“What does it take to be the next marketing rockstar?” 
 
This was a question I posed to over 3,000 marketing students at a conference last week where I also had a chance to chat with some of them before my talk. I asked what year they were in and what activities they’re involved with in school, if they knew what they wanted to be when they graduate and what they’re doing now to get that dream job.
 
I like asking these questions because it helps me understand the perspectives of students and how I, not just as a speaker but also as a mentor-teacher, could connect at a point that is not just at the head level but more powerfully at the heart level. 
 
I enjoined them to start being active in their school organizations because they need those resume entries to differentiate themselves from other graduates.  The experience they get organizing events especially as leaders or heads of committees could make that difference and as marketing students, they should understand the importance of such differentiation especially when they start applying for jobs. 
 
During my talk, I shared the different areas in marketing where jobs might be available – at the first moment of truth level that involves trade marketing, shopper marketing, distribution management and retail marketing; at the second moment of truth level that includes new product development, packaging, pricing, insighting, product management, and innovation;  and of course, in  online or digital marketing as the zero moment of truth.
 
The best way to demonstrate to the young audience what it takes to be the best in these fields was to show some narratives based on experience as spoken by certified marketing rockstars themselves– the Mansmith Young Market Masters awardees.    In the AVPs, the students saw and heard what they could be if they set their minds into it.  I emphasized the need for excellent communication skills that would help them articulate and execute an idea – and yet be grounded by sound business strategies as well as metrics and innovation based on accurate consumer insighting.  Best practice examples in trade marketing and customer development, marketing management and insighting to digital marketing were shared while entrepreneurship was also discussed as another viable alternative to marketing employment.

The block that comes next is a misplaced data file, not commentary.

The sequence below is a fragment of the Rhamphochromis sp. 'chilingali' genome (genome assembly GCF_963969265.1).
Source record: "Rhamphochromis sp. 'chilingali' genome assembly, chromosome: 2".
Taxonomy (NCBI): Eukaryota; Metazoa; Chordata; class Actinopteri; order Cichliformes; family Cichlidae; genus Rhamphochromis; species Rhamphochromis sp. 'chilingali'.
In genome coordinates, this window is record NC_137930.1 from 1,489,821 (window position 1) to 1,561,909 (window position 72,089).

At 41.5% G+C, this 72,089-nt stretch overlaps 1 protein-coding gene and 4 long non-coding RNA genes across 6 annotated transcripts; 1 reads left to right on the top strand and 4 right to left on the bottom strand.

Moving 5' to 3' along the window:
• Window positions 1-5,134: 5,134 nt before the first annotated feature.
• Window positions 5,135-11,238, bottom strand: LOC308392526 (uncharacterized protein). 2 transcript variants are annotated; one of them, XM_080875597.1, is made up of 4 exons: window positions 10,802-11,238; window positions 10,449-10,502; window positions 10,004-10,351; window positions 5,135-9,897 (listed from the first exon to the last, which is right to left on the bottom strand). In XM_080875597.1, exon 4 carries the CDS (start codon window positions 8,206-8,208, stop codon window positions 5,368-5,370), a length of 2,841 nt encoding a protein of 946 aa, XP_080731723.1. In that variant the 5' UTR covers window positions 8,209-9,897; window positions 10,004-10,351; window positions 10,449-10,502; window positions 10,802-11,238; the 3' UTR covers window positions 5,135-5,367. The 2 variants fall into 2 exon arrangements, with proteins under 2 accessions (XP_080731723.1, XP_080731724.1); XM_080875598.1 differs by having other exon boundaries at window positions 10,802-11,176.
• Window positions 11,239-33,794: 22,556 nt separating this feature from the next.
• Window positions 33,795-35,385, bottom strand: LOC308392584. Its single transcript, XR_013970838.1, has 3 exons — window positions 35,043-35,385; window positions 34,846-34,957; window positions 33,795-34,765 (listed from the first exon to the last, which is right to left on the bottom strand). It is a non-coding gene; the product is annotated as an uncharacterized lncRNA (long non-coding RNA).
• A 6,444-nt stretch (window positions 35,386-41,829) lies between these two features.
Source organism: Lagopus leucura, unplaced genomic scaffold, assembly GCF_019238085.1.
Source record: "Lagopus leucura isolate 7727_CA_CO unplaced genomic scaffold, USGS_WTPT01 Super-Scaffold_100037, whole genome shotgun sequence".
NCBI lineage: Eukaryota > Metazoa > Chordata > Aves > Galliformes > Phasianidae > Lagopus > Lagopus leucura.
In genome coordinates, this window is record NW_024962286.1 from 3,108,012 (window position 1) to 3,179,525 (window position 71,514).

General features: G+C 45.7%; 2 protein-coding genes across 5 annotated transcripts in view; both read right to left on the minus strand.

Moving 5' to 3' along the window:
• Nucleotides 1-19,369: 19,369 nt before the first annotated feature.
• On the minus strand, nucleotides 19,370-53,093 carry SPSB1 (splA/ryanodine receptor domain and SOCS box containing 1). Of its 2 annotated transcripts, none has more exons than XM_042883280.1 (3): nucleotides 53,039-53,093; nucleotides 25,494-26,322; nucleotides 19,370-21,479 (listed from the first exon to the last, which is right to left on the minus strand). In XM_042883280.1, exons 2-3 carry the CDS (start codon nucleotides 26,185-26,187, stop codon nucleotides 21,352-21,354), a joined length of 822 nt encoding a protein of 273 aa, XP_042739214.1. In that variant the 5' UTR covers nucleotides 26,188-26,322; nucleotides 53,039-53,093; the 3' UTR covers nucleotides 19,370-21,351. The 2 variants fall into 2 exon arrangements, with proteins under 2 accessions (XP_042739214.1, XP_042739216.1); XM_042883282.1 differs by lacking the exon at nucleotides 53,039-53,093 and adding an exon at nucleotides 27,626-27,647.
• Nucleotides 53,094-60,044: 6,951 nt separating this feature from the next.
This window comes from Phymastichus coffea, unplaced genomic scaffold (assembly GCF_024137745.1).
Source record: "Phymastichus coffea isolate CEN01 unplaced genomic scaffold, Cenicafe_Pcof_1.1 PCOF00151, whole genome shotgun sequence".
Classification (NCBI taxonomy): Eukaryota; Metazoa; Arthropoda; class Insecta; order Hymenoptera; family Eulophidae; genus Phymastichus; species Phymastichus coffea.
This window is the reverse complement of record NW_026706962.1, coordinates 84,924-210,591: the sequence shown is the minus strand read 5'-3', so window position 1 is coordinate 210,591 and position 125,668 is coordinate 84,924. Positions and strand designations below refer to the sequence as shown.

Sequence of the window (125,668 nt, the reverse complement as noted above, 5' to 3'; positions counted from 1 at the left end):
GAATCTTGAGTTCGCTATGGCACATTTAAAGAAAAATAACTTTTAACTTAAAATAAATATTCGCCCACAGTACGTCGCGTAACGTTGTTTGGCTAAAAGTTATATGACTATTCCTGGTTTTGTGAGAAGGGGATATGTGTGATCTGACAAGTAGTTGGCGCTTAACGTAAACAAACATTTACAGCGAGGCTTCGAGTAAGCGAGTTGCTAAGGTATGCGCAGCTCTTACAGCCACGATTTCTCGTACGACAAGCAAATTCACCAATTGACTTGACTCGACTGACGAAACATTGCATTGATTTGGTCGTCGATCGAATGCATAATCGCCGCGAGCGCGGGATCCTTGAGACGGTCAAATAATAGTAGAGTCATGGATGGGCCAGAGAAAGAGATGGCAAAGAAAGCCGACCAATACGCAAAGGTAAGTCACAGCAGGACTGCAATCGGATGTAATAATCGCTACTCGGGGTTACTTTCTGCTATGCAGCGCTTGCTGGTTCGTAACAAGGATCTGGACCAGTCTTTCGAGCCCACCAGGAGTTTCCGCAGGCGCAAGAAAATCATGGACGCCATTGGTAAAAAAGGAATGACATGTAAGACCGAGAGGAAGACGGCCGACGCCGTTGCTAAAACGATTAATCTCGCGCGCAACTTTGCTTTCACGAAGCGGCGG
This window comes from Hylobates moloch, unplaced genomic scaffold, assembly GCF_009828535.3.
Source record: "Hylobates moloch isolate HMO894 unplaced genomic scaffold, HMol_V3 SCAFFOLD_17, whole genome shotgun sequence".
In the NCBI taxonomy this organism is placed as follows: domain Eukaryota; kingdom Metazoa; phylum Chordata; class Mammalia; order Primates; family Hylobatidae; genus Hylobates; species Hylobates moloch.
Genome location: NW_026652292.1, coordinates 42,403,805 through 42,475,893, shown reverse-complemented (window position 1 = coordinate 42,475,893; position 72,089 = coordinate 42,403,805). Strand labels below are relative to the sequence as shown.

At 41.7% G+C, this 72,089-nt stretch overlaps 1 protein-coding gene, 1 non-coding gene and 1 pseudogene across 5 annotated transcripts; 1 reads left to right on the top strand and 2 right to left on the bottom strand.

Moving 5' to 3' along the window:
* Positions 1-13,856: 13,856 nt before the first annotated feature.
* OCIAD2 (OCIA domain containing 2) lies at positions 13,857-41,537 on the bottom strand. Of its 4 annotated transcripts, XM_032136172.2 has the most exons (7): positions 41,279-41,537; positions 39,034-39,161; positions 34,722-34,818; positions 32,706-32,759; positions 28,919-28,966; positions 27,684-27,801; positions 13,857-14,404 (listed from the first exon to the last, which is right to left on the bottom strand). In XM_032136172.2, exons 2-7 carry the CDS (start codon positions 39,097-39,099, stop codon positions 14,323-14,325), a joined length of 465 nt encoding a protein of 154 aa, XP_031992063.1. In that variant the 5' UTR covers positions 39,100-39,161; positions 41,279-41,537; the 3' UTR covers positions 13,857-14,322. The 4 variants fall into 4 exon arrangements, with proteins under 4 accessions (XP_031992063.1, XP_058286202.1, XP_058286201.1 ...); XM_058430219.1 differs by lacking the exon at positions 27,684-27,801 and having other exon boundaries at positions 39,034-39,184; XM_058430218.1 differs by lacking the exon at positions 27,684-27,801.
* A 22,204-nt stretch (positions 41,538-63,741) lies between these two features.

There were at least six common points that were shared by the Mansmith YMMA awardees in the brief AVPs I showed (Please check out www.youngmarketmasters.com for more case studies and videos on the past and present winners):
 

1)  The boss is the customer.  To have quality insights, a marketer must know his/her customers very well – their aspirations, their struggles,                 and their habits.  Marketers must spend time with them to know all these.
2)  Have clarity of vision and know your business plan well.  This includes having clear metrics or measures of performance that must be                       constantly referred to as a matter of best practice for monitoring and immediate action if necessary.
3)  Hit the ground running.  The advantage of youth is being young - the young can take risks, can exert more time and effort without the                       distraction of other mature responsibilities.
4)  Find your niche. Differentiate.
5)  Find a good mentor.  To find one, young marketer must be able to “sell” himself as a worthwhile mentee.  Good mentors are always busy                 but will find time for those who show promise, commitment, focus and humility.
6)  Just like entrepreneurs, to be innovative, marketers must be comfortable with the ambiguous or uncertain.  It is belief in one’s self (and                     faith in God) that will make things possible. 

 
Finally, I also shared with them a list of surprising marketing positions in the future as featured in forbes.com. 
 
Imagine the following marketing job titles of the future:  transcultural anthropologist (someone who understands for example, the Latino community who loves K-Pop) , truth engineer (someone who knows if wikipedia might be accurate or not), mobile marketing jedi (an invisible force that can influence users), gesture writer (think beyond swipe or shake), casting agent (where HR hires talent using Hollywood techniques), the data story teller (or someone who can read data and tell a story that explains the numbers), and many more.
 
So I ask again - do you have what it takes to be the next marketing rock star and are you ready to challenge the status quo?
 

 
Chiqui Escareal-Go is the CEO and Chief Service Strategist of Mansmith and Fielders, Inc.  She will be conducting the 20thDelivering Outstanding Service program on July 21-22, 2016 in Makati.  For inquiries, please email info@mansmith.netor call (02) 584-5858 or (02) 412-0034.